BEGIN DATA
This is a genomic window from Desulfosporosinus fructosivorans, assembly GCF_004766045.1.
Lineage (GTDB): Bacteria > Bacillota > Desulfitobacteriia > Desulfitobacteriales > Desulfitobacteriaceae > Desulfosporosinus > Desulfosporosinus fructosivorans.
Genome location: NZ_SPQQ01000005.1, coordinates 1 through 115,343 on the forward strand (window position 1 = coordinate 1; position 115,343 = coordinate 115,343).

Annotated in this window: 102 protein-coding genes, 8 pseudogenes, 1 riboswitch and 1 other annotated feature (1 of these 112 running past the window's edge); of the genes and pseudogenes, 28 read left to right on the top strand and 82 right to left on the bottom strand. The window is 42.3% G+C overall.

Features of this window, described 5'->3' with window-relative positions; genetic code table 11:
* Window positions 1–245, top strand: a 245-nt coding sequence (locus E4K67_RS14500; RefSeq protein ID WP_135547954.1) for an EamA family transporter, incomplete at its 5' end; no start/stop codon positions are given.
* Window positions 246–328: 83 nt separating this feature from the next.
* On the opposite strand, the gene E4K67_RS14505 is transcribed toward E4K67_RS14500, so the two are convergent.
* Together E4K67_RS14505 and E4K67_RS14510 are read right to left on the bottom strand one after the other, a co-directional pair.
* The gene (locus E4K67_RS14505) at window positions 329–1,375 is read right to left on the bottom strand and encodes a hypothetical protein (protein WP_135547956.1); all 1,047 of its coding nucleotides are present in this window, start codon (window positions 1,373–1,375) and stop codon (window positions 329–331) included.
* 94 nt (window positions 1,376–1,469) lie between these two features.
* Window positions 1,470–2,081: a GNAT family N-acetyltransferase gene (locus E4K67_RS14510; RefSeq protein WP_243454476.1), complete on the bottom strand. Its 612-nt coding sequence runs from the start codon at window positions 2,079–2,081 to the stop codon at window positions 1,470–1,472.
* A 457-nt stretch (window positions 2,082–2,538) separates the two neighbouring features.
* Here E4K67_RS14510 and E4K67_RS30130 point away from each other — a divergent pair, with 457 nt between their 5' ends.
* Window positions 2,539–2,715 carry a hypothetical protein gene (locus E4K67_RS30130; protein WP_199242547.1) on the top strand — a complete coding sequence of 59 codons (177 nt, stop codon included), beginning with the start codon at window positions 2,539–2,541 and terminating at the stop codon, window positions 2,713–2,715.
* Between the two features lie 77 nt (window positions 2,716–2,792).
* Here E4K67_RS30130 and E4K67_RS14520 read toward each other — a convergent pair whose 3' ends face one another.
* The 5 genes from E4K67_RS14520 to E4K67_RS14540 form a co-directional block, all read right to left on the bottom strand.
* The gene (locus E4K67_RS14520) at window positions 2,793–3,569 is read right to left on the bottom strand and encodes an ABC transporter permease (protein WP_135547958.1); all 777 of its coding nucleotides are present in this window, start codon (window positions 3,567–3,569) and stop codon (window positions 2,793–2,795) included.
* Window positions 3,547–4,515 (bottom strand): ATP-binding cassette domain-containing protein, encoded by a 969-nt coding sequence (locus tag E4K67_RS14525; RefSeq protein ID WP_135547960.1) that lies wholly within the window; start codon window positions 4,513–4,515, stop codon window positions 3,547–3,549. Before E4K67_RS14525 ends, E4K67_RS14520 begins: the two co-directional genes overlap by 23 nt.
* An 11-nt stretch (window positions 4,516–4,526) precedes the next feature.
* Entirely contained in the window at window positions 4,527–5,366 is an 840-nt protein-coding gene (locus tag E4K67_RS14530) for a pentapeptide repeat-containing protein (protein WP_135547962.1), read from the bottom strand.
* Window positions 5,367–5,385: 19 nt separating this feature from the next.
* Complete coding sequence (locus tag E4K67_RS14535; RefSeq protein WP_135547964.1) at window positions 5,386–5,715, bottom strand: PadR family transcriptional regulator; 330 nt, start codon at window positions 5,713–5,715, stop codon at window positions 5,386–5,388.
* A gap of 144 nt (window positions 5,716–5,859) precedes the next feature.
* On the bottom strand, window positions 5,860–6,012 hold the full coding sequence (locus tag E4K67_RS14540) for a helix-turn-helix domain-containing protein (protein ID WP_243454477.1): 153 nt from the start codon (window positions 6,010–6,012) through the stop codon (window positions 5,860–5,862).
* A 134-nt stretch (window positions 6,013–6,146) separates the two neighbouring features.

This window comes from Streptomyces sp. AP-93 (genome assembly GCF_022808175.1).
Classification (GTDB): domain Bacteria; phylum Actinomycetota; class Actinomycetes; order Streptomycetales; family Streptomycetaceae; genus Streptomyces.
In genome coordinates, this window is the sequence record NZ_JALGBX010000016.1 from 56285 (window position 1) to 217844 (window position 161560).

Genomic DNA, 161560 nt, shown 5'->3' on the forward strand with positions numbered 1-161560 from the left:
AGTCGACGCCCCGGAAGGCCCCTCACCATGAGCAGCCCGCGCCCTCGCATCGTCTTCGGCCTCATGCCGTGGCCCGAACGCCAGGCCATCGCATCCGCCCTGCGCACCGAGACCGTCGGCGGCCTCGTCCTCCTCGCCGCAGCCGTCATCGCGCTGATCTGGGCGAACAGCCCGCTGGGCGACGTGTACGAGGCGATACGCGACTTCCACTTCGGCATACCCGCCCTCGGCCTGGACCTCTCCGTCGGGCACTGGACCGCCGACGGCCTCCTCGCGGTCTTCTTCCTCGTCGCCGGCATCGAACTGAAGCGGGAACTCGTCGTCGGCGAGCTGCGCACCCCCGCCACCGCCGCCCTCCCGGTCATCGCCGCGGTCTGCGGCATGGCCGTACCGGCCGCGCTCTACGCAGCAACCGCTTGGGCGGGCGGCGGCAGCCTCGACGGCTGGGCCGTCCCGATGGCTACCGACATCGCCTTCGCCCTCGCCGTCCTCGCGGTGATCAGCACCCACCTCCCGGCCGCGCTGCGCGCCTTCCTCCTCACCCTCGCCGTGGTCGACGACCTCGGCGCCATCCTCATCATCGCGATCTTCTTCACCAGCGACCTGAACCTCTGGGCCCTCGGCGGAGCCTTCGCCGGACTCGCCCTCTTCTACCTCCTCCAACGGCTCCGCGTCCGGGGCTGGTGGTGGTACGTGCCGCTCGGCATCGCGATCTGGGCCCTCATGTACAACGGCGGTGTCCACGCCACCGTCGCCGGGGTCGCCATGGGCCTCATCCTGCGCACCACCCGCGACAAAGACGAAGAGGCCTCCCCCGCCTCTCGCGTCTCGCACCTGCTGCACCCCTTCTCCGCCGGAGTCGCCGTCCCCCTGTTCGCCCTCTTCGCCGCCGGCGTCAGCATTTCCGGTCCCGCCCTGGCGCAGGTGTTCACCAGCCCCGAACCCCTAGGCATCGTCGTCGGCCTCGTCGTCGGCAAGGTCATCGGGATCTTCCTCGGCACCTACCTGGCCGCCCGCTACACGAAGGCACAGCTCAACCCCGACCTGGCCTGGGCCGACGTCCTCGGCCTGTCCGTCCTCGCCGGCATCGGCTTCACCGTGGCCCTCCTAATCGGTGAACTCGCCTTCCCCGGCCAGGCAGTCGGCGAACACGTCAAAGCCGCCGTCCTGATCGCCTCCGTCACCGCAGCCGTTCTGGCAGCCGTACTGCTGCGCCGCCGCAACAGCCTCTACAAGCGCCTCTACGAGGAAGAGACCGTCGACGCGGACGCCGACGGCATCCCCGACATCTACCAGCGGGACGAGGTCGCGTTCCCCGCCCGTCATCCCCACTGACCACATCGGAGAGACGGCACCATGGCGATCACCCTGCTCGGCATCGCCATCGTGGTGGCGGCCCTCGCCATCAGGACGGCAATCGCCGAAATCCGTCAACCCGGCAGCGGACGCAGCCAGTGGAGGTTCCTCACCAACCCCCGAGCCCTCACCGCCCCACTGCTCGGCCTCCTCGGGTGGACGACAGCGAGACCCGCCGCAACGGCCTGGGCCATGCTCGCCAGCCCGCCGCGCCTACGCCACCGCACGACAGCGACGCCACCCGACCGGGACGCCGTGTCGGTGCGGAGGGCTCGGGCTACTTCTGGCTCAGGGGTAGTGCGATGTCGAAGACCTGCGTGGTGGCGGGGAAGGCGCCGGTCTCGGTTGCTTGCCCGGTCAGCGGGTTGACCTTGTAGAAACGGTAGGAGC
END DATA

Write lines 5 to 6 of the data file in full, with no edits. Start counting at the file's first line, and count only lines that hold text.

Features of this window, described 5'->3' with window-relative positions; genetic code table 11:
* Window positions 1–245, top strand: a 245-nt coding sequence (locus E4K67_RS14500; RefSeq protein ID WP_135547954.1) for an EamA family transporter, incomplete at its 5' end; no start/stop codon positions are given.